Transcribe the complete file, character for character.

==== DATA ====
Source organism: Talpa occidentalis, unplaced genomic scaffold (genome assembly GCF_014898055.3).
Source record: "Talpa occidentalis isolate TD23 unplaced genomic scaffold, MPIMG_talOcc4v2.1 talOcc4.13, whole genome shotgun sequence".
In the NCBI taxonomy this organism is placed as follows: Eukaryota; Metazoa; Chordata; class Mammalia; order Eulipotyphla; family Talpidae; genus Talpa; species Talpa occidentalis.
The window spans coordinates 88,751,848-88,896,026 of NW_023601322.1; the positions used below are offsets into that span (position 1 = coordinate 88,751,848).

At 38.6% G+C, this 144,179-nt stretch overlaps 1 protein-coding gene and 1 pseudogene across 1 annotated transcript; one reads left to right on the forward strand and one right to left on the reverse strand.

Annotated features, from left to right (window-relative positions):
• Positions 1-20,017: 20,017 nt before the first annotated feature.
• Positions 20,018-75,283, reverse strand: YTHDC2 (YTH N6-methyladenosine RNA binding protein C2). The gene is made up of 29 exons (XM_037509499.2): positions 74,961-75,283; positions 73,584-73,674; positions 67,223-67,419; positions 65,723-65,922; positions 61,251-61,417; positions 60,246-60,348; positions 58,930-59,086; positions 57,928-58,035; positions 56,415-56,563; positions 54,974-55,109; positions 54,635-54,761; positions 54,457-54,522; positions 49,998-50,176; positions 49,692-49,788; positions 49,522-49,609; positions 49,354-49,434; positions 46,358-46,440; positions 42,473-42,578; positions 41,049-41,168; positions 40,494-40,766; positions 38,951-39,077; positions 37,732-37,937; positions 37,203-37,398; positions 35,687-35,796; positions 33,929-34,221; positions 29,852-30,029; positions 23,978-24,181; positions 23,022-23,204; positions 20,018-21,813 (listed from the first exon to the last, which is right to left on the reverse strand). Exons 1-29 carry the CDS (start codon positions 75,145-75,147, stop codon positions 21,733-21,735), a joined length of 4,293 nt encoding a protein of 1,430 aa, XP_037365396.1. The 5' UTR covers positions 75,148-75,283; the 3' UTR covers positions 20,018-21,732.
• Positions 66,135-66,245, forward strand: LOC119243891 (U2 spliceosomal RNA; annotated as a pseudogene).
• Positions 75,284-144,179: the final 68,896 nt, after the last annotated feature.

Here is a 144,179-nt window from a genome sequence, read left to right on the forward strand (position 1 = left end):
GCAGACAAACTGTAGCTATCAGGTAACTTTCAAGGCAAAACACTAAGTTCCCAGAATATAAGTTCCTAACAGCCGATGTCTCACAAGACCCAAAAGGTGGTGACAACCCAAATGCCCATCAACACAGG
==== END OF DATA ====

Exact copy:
Source organism: Talpa occidentalis, unplaced genomic scaffold (genome assembly GCF_014898055.3).
Source record: "Talpa occidentalis isolate TD23 unplaced genomic scaffold, MPIMG_talOcc4v2.1 talOcc4.13, whole genome shotgun sequence".
In the NCBI taxonomy this organism is placed as follows: Eukaryota; Metazoa; Chordata; class Mammalia; order Eulipotyphla; family Talpidae; genus Talpa; species Talpa occidentalis.
The window spans coordinates 88,751,848-88,896,026 of NW_023601322.1; the positions used below are offsets into that span (position 1 = coordinate 88,751,848).

At 38.6% G+C, this 144,179-nt stretch overlaps 1 protein-coding gene and 1 pseudogene across 1 annotated transcript; one reads left to right on the forward strand and one right to left on the reverse strand.

Annotated features, from left to right (window-relative positions):
• Positions 1-20,017: 20,017 nt before the first annotated feature.
• Positions 20,018-75,283, reverse strand: YTHDC2 (YTH N6-methyladenosine RNA binding protein C2). The gene is made up of 29 exons (XM_037509499.2): positions 74,961-75,283; positions 73,584-73,674; positions 67,223-67,419; positions 65,723-65,922; positions 61,251-61,417; positions 60,246-60,348; positions 58,930-59,086; positions 57,928-58,035; positions 56,415-56,563; positions 54,974-55,109; positions 54,635-54,761; positions 54,457-54,522; positions 49,998-50,176; positions 49,692-49,788; positions 49,522-49,609; positions 49,354-49,434; positions 46,358-46,440; positions 42,473-42,578; positions 41,049-41,168; positions 40,494-40,766; positions 38,951-39,077; positions 37,732-37,937; positions 37,203-37,398; positions 35,687-35,796; positions 33,929-34,221; positions 29,852-30,029; positions 23,978-24,181; positions 23,022-23,204; positions 20,018-21,813 (listed from the first exon to the last, which is right to left on the reverse strand). Exons 1-29 carry the CDS (start codon positions 75,145-75,147, stop codon positions 21,733-21,735), a joined length of 4,293 nt encoding a protein of 1,430 aa, XP_037365396.1. The 5' UTR covers positions 75,148-75,283; the 3' UTR covers positions 20,018-21,732.
• Positions 66,135-66,245, forward strand: LOC119243891 (U2 spliceosomal RNA; annotated as a pseudogene).
• Positions 75,284-144,179: the final 68,896 nt, after the last annotated feature.

Here is a 144,179-nt window from a genome sequence, read left to right on the forward strand (position 1 = left end):
GCAGACAAACTGTAGCTATCAGGTAACTTTCAAGGCAAAACACTAAGTTCCCAGAATATAAGTTCCTAACAGCCGATGTCTCACAAGACCCAAAAGGTGGTGACAACCCAAATGCCCATCAACACAGG